When you begin to feel anxious, take some time to be honest with God about what you are feeling and make your request known, but don’t forget the thanksgiving. God is an ever-giving God, he wants to give you peace and comfort. Will you let him?

My Way . . . or Maybe (Probably) Not.

Some of us like to make plans. Me? I’m one of those types of people.

There was an opportunity for a job change within my organization which would have been great for my career. I applied to the job under no certainty that I would get the job, yet in my mind and heart I began to plan for the eventuality that I would get it. You know, I put the cart before the horse.

The process was drawn out over the past 6 weeks, which meant there was a LOT of time for me to convince myself that I would get the job. You probably guessed by the title of the post that I didn’t get it, and you’d be right.

The wind went right out of my sails. A couple hours after I found that out I said goodbye to some wonderful friends that we had made over the last 2 years. Hugs were given. Tears were shed. By the time I got home that evening, I was crushed. Fortunately, we were meeting with our church that night.

While I began the evening with so much disappointment, I was quickly drawn out of it by being with the body of Christ. Through our time together, I was reminded of the sweet joy of being with the church, spending time worshiping together, and being comforted by the Holy Spirit. It seemed to be a really special night together. It was much needed rest for my soul.

Over the past month, Matthew 11:28-30 has been on my mind and heart:

“Come to me, all who labor and are heavy laden, and I will give you rest. Take my yoke upon you, and learn from me, for I am gentle and lowly in heart, and you will find rest for your souls. For my yoke is easy, and my burden is light.”

I thought initially that God was giving me an understanding of what the good news is to people in America (I still there’s something to that, which I’ll talk about in a different post). What I can see now is that there was also a message for me. We can rest under the yoke of Jesus because he can see the end from the beginning and knows how best to navigate the field of life. Sometimes, even under Jesus yoke, we try to go our own way. We think that we know the best course of action and try to go that direction. All that does is create strain and anxiety. Occasionally, we need a nudge back in the right direction. I needed one of those because I had started to chart my own course and pull against the yoke ever so slightly.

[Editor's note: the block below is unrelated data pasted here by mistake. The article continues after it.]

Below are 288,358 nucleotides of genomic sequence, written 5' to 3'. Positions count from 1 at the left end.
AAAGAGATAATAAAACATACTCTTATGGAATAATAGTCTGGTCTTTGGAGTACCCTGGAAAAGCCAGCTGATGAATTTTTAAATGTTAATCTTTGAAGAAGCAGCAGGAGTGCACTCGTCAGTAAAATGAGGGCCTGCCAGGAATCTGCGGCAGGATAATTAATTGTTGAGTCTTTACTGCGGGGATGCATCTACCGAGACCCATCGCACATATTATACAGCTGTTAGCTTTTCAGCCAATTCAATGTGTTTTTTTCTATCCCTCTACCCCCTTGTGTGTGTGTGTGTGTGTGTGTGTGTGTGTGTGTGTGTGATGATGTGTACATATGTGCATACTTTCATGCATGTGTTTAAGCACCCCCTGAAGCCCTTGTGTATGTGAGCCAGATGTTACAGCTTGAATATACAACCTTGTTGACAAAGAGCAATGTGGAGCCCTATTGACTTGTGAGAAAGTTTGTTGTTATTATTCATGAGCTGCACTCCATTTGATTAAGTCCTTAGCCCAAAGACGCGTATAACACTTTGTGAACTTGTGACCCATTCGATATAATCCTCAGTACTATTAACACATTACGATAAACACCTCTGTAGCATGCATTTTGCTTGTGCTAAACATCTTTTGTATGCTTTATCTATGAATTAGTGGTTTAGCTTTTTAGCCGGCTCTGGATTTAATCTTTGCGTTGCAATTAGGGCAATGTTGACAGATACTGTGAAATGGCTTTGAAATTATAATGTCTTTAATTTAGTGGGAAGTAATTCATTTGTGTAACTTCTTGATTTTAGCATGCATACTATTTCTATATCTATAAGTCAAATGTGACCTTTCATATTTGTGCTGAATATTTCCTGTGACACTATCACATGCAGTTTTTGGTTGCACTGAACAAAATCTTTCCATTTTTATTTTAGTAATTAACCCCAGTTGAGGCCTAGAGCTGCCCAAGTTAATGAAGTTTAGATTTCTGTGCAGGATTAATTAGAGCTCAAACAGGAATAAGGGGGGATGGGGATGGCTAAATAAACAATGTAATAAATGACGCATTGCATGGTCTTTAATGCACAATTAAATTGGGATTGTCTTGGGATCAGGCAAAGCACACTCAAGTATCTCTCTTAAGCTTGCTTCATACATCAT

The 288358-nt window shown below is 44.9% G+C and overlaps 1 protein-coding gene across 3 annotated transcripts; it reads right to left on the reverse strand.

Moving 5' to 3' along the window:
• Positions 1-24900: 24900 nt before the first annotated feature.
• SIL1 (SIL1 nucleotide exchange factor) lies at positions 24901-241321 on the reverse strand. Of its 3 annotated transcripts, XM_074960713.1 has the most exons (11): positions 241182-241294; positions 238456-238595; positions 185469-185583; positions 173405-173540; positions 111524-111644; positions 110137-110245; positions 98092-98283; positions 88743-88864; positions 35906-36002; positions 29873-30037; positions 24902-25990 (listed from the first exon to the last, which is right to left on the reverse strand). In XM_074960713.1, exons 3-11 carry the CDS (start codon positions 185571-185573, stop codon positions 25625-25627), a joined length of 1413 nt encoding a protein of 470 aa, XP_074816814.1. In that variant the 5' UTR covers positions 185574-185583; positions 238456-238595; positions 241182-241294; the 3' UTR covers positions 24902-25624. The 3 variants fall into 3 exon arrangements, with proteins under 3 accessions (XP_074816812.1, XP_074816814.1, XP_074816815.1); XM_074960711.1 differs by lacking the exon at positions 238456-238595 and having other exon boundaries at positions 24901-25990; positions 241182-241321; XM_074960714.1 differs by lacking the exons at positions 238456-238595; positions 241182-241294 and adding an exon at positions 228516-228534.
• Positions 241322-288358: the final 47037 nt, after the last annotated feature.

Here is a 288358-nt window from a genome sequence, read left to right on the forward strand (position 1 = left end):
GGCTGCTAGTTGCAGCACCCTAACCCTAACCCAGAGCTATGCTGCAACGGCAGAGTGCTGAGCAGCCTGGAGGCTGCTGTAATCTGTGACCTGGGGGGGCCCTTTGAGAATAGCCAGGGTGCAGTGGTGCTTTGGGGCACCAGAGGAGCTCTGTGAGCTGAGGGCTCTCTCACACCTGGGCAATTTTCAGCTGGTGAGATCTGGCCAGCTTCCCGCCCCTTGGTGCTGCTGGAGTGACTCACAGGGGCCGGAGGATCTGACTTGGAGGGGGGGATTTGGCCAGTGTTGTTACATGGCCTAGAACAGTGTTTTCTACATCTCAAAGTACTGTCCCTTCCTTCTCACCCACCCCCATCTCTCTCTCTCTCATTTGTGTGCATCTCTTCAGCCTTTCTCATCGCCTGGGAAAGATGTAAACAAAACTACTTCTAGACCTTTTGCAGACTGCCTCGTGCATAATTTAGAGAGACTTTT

God has been teaching me this week to not let my ambition get in front of what he has planned. I am content to do my job and enjoy the ministry he has entrusted to me. In a real way, I am learning to rest in the fact that God’s plan, though different than mine, is sufficient and ultimately way better than I could have ever come up with on my own. It may not result in promotions, but it will result in his glory. I’m learning to trust that his glory is enough.

As I told my friends and family about the disappointments of the day, they all responded similarly, “God has a different plan.” They’re right. He does. This is one of the first times in my life where I see clearly that they are right, he does have a plan. I see some things that seem to be in motion that I never could have imagined happening 2 weeks ago, let alone a year ago when this journey started. But I can’t hold my plans too tightly, God’s plan is so different and so much better than I could imagine. I’m looking forward to see what that the next step is.

And I’m pretty sure it’ll look different than I expect.

A Message for the Church

I’m writing this several days past when I felt God impress this on my heart, so hopefully it has had a chance to develop some more in my mind.

I have read through the Bible probably a handful of times in the past two or three years. I am completely convinced that it should be done as a discipline for every believer. While I believe that Holy Spirit speaks today, I also believe that it is hard to test the spirits of what we’re hearing (1 John 4:1) if we don’t have an understanding of what he has said in the past. As a church we have devoted ourselves to read through the Bible this year, but I felt like God was really wanting more out of me than to read the Bible through once this year, so I started an ambitious Bible in 90 days plan (which I have already fallen significantly behind). It came to pass that as I was reading about a week ago I came across this passage:

And [Moses] said to [the LORD], “If your presence will not go with me, do not bring us up from here. For how shall it be known that I have found favor in your sight, I and your people? Is it not in your going with us, so that we are distinct, I and your people, from every other people on the face of the earth?”